- Collard Greens
- Head Lettuce
- New Potatoes
- Sunflower Shoots
- Purplette Onions
Basil is Still Cranking!
If you haven't stocked your freezer with pesto for wintertime, there's still time! CSA members are invited to place a special order for delivery to your pickup site. To Order:
Email your name, phone number, CSA site and desired quantity to: firstname.lastname@example.org
Available in 1 pound bags, no limit. $22/lb
Land Use, Affordable Housing and the Farm
One of the things that makes Oregon so special is our land-use planning system, which celebrates its 50th birthday next year. It's arguably the most forward-thinking land use system in the country, with strict laws designed to protect farm and forest lands, to prevent sprawl by establishing urban growth boundaries, and to create a process for smart, controlled growth. It was born into law in 1973 through Senate Bill 100, out of concern that Oregon was quickly heading in the direction of our neighbor to the south, California, which was undergoing rapid transformation as urban and suburban sprawl wiped out farmland and changed the landscape forever. Senate Bill 100 is why to this day Oregon still looks different.
I took it for granted during my childhood, but when I fledged and began living in other places - Massachusetts, Minneapolis, the San Francisco Bay Area, the Salinas Valley - and traveling to lots of U.S. states (Illinois, Florida, Colorado, Arizona, Tennessee, Montana, Alaska, North Carolina, Virginia, Utah, and more!), I began to notice how heartbreakingly different those landscapes were compared to Oregon. Cities and towns spilled outward onto farmland in the form of messy, ugly sprawl. Tracts of beautiful ranchland were chopped up into 5 acre hobby farms (Montana's stunning Flathead Valley being one of the more painful landscapes for me to spend time in). Outside of Chicago, some of the world's richest soil was buried under miles of subdivisions, never to be farmed again. Each time I came home to Oregon it became more and more clear to me how unique our state was, how beautiful it was, and how grateful I was for good land use planning. Sidenote: If you want to learn more about the history and evolution of Oregon's pioneering land use approach, OPB is doing a series leading up to the 50th annivesary of Senate Bill 100. The first two installments are available to listen to, or read:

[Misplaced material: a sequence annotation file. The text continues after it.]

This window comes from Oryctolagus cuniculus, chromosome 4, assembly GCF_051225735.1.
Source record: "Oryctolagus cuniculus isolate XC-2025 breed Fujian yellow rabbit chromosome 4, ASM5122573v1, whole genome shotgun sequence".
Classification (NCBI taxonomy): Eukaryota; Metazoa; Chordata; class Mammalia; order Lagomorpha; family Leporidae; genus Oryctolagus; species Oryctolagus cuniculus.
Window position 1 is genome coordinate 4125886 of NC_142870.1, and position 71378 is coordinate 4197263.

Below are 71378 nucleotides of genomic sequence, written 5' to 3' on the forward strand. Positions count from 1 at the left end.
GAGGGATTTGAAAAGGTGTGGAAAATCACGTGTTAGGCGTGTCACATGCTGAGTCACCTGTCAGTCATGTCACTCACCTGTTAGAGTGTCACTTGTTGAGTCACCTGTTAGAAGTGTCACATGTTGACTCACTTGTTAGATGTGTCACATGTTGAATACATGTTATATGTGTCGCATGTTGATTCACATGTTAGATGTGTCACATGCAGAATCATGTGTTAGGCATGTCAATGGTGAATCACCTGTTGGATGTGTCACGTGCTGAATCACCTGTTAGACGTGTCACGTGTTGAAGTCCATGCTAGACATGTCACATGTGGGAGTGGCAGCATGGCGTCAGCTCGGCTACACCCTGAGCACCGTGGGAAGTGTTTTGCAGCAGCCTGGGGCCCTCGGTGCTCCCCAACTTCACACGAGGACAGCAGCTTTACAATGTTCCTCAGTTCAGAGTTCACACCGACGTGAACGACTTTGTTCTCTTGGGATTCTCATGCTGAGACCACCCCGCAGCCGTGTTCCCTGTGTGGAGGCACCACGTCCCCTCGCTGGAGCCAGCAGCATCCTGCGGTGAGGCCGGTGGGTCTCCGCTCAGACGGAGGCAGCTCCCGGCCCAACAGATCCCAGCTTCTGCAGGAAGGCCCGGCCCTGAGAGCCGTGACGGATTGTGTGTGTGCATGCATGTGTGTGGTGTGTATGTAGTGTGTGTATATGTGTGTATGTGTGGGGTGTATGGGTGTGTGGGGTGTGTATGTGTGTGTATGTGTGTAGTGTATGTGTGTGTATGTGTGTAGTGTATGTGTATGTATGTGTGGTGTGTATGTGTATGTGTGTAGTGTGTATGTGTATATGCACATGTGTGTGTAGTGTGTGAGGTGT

Protecting working landscapes is not just about aesthetics, though. Keeping farmland intact and contiguous helps keep farming viable. If you break it up, the long term effect is the slow erosion of entire farming communities: as farms disappear, so do the businesses that farmers rely on like mechanics, feed stores, tractor supply stores, and more. Our zoning helps keep our greater farming ecosystem alive and well.
But as Oregon continues to grow, our land use laws face increasing pressure. The more people that move here - and LOTS of people are moving here (retirees, climate refugees, work-from-home Wi-Fiers) - the more housing we need. I've never seen so much new construction here in all of my four+ decades. But even with all those nail guns rat-a-tat-tatting, framing up new walls, putting on new roofs, there's a big shortage of affordable housing in Curry County. Rents and home prices continue to climb, outstripping what working class families can afford. It's become the biggest challenge for the farm: how to recruit new hires when they won't be able to afford to live here. Such a problem, in fact, that we are losing an employee because of it, and were turned down by numerous qualified candidates last winter when we were recruiting. It's a problem that plagues a lot of the other backbone businesses in the area as well - restaurants, grocery stores, service jobs of all kinds.
In July the Curry County Planning Commission voted unanimously to make some significant changes to county zoning, ostensibly to address the lack of affordable housing in our area. The changes would allow for ADUs and higher density use in certain areas. Although I generally tend to think that thoughtful urban infill is a good development approach (far better than breaking up farmland and working landscapes with 5 acre ranchettes), there hasn't been much community input in this process and there are problems with the changes. One of the biggest issues is that these new zoning laws would allow any new additional housing to be used for short term/vacation rentals. That most definitely does NOT solve our housing crisis in Curry County. For this community to thrive in a meaningful way - supported solidly by the people who change your oil, bag your groceries, make your sandwich, pump your gas, and - I daresay - grow your food, we need affordable housing for the folks who are trying to live and work here, not just more AirBnb's.
The Curry County Commissioners will vote on these new zoning changes at their August 17th meeting. If you want to learn more, you can review the proposed changes by reviewing the docket from the July 21st Planning Commission meeting here: https://www.co.curry.or.us/government/planning_commision/index.php#revize_document_center_rz2436
You can read comments submitted by concerned citizens here:
And you can also check out the 100 Friends of Port Orford blog for more background info:
And you can always write a good old-fashioned letter to our county commissioners to voice your concerns!
Zoning is the most fundamental thing that affects the character and livability of this place we love so much. Over the past 50 years, Oregon's land use system has only survived because people have continued to fight for it. After all - no good thing ever came easy.